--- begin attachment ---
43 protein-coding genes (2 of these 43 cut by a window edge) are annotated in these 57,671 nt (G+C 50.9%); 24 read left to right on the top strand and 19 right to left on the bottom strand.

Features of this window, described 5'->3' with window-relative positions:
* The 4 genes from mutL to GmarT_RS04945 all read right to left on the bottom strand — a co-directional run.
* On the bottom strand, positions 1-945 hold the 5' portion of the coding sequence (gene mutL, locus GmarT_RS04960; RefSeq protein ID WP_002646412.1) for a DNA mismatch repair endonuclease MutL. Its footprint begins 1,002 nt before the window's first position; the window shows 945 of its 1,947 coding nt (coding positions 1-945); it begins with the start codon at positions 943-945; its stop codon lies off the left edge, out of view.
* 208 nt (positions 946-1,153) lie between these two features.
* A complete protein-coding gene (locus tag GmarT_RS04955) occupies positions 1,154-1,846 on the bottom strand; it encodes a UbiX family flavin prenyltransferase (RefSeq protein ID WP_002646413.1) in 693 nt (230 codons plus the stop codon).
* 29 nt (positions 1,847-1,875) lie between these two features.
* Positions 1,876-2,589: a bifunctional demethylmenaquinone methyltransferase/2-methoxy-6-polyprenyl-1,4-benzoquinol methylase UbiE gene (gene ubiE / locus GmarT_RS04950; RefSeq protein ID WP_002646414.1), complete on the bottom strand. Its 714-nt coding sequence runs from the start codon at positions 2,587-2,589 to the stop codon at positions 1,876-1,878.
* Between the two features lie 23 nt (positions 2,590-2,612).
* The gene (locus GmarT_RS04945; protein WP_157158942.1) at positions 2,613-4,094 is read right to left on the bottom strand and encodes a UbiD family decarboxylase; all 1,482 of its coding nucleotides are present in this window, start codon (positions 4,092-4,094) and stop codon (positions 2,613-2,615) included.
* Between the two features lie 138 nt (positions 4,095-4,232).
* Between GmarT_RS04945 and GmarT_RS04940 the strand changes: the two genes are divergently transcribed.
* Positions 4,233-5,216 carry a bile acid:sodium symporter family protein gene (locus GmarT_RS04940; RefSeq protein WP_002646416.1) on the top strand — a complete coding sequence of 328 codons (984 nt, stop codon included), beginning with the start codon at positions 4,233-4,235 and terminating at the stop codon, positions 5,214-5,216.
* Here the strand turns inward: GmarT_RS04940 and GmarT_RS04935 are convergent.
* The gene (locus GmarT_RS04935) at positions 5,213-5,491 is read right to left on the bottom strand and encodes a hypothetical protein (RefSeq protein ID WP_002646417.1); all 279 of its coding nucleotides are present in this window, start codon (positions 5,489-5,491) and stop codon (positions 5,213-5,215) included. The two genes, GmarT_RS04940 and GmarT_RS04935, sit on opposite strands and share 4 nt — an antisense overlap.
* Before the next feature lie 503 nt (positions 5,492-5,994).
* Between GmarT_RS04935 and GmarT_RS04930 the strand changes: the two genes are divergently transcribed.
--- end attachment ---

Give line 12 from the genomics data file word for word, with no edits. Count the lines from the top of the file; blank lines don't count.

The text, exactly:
* Between GmarT_RS04945 and GmarT_RS04940 the strand changes: the two genes are divergently transcribed.